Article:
L. L. Thurstone: "The scale values represented by the 45 statements [concerning Attitude toward the church are shown in the Figure], the purpose of which is to show that the 45 statements represent a more or less evenly graduated series of scale-values. The upper two horizontal lines constitute the scale proper and between these lines are small cross lines. Each of these cross lines represents the location of one of the 45 opinions. There are 45 such cross lines. The class intervals on the scale and their numerical designations are immediately below." (p.59)
"Having adopted an origin of measurement which is assigned arbitrarily at one end of the series of available opinions, and having a unit of measurement, the equal-appearing interval, we can proceed to ascertain the mean-scale value of all the opinions that any individual indorses." (p.64)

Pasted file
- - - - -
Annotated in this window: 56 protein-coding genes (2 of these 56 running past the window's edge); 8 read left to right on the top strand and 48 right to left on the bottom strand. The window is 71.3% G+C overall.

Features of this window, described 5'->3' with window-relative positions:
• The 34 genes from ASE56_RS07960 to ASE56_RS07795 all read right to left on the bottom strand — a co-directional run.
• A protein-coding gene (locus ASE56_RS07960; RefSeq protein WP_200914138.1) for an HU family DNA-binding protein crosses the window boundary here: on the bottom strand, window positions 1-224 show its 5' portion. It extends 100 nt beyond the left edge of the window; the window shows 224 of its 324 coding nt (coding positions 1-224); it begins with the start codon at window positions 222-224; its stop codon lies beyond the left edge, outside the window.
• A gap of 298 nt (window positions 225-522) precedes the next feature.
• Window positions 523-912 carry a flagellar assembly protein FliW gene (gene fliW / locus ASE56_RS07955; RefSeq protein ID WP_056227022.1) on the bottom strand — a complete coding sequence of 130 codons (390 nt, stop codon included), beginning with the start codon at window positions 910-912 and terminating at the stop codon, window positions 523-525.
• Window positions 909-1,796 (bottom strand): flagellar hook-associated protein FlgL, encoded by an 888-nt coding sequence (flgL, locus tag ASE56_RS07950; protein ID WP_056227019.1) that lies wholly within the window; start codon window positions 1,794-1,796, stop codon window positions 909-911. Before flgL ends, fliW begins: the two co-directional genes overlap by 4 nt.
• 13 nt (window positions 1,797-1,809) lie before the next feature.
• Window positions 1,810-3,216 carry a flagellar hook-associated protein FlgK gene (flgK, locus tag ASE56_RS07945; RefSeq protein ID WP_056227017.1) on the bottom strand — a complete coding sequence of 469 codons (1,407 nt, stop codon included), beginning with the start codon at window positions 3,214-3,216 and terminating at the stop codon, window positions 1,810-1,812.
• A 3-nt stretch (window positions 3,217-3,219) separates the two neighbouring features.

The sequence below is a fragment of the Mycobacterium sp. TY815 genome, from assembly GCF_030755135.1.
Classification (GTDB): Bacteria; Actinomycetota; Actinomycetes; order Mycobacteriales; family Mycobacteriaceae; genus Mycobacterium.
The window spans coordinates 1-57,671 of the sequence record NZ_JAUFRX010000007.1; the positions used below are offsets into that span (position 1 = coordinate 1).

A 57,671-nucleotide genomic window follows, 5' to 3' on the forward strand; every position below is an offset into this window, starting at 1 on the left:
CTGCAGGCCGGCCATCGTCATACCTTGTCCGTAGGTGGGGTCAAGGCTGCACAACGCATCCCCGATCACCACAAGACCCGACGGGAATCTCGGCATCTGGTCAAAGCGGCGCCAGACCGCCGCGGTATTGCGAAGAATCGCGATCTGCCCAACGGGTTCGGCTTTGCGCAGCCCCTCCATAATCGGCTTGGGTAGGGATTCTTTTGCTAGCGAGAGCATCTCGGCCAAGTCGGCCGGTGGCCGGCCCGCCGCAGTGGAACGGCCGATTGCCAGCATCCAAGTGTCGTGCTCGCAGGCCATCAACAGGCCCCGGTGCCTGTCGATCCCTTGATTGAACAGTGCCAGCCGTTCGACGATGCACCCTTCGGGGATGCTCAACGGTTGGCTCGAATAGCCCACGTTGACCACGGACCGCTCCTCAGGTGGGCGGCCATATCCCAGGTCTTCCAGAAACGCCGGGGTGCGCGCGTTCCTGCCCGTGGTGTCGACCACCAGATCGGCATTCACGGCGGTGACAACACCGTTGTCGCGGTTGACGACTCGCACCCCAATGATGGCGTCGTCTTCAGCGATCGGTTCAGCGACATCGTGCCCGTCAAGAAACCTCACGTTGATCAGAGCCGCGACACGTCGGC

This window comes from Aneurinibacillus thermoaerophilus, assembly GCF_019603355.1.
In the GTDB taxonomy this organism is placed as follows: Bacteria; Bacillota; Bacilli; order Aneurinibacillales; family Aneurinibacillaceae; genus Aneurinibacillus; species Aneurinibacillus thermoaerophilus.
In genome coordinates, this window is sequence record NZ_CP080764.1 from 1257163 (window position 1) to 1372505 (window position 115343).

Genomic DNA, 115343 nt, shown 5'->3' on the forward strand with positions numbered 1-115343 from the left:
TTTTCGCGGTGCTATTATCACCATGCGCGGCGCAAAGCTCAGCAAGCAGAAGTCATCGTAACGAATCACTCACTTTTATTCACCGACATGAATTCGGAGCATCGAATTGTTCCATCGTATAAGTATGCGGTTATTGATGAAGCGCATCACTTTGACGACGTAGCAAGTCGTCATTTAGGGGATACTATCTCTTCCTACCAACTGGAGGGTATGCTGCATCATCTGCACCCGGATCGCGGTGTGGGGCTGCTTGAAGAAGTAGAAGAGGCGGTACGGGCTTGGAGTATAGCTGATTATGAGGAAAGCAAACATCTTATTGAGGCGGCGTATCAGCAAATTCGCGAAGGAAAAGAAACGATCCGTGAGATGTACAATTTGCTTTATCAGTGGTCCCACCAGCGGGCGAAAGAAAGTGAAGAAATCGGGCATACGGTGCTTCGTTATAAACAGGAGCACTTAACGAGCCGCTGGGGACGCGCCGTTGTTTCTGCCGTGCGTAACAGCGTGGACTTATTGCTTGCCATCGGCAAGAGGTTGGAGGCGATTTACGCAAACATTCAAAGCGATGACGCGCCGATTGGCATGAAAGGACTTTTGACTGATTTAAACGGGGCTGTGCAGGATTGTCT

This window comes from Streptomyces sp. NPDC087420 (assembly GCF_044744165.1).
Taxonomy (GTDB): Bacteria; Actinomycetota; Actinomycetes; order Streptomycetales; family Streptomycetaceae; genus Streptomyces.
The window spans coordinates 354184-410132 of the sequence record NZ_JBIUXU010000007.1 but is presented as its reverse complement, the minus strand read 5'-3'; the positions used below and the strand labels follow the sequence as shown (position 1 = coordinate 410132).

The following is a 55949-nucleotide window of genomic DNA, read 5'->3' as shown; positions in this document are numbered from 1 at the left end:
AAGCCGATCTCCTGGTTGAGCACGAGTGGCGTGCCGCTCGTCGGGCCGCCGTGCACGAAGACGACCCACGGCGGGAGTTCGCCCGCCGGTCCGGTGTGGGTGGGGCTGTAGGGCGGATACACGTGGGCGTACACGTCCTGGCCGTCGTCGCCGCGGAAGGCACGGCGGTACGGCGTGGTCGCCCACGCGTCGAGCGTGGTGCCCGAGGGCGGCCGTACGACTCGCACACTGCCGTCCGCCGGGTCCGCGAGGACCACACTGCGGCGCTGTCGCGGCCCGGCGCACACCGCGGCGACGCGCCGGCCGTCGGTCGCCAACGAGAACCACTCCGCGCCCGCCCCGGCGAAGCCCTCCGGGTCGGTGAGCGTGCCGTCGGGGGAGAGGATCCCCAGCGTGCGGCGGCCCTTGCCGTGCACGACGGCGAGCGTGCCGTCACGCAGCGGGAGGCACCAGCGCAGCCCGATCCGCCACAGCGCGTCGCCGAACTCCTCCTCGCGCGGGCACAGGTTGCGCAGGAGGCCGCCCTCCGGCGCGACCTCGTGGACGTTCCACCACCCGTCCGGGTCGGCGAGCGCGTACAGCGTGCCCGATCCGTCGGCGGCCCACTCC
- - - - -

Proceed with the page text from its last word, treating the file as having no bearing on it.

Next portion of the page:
Thurstone, L.L. & Chave, E.J. (1929). The Measurement of Attitude. Chicago: University of Chicago Press.
Thurstone & Chave progressed far towards constructing a linear scale with the method of "equal-appearing" intervals. The scatterplot shows the relationship between the scale values of all 130 of their items (including the 45 above) and the logit values obtained by a Rasch analysis of their data (ibid. p. 33-4). They also advanced toward conjoint measurement. Below is their histogram map (p. 74) of the mean-scale values for two samples. Though both maps use the same scale, they fail to interpret respondent scale position in terms of the item hierarchy.
John Michael Linacre
Thurstone's Minimalist Maps Linacre, J.M. Rasch Measurement Transactions, 1999, 13:3 p. 699
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